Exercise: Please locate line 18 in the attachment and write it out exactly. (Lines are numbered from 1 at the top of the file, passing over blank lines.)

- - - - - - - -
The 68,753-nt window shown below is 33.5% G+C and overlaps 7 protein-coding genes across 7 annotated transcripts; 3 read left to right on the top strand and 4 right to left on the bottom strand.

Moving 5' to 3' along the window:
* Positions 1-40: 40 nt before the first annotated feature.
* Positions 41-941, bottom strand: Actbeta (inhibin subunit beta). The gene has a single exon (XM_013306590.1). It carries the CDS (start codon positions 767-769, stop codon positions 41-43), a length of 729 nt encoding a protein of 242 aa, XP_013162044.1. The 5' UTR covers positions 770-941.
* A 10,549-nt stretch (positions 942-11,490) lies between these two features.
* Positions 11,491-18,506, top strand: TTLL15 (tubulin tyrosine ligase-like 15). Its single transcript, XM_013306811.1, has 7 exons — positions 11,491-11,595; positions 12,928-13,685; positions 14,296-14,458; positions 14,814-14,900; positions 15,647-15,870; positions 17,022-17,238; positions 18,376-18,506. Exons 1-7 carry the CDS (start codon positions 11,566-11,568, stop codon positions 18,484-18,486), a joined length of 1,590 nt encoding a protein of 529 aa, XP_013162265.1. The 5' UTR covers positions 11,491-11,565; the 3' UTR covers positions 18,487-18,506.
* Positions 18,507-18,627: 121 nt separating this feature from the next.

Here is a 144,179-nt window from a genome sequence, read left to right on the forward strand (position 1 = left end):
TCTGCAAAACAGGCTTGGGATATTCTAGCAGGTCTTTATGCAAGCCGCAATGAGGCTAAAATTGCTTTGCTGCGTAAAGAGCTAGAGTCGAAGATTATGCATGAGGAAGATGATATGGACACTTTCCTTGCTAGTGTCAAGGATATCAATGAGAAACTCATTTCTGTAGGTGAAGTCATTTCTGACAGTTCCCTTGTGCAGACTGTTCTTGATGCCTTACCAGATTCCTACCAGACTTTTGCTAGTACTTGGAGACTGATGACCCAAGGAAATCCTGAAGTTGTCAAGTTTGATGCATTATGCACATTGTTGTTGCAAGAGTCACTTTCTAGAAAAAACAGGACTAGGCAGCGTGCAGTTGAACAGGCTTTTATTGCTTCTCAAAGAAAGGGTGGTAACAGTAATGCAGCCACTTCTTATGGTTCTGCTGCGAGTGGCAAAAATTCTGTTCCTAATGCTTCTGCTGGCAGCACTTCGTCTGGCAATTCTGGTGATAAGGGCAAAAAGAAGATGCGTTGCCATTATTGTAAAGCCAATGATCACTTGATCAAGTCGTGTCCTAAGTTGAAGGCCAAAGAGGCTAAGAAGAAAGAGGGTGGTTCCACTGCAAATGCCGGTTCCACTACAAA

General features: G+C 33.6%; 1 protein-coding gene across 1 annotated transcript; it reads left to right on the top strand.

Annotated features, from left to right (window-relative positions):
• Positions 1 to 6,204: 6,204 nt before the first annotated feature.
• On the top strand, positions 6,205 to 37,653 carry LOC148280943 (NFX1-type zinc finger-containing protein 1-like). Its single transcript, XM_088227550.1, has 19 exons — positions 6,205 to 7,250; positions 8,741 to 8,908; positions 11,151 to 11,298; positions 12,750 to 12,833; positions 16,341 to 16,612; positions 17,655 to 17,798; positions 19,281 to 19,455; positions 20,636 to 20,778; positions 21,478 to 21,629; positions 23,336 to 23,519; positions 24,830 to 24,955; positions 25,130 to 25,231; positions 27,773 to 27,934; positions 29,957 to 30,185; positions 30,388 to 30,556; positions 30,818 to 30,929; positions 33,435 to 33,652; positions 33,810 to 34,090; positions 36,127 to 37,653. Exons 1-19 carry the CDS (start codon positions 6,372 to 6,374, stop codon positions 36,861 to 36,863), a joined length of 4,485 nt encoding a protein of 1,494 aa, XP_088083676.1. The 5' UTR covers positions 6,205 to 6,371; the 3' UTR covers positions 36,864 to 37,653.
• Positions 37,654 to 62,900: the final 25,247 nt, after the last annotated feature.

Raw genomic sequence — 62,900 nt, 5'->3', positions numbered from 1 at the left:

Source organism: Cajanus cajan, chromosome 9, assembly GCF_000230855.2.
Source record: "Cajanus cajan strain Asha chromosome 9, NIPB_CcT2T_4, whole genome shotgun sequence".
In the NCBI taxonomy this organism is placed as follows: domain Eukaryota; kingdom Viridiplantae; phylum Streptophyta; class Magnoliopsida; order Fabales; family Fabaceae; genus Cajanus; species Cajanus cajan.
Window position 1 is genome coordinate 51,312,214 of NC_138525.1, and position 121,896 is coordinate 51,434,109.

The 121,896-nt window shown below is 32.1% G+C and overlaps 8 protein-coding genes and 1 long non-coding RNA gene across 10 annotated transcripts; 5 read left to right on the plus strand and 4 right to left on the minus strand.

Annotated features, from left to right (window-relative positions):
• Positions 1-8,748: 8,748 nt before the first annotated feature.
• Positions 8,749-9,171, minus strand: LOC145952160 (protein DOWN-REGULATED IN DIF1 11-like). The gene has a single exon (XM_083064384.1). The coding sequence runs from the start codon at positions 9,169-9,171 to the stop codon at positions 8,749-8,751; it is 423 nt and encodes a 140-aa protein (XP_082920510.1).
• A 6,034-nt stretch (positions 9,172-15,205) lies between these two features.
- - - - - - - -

In the NCBI taxonomy this organism is placed as follows: domain Eukaryota; kingdom Viridiplantae; phylum Streptophyta; class Magnoliopsida; order Fabales; family Fabaceae; genus Cajanus; species Cajanus cajan.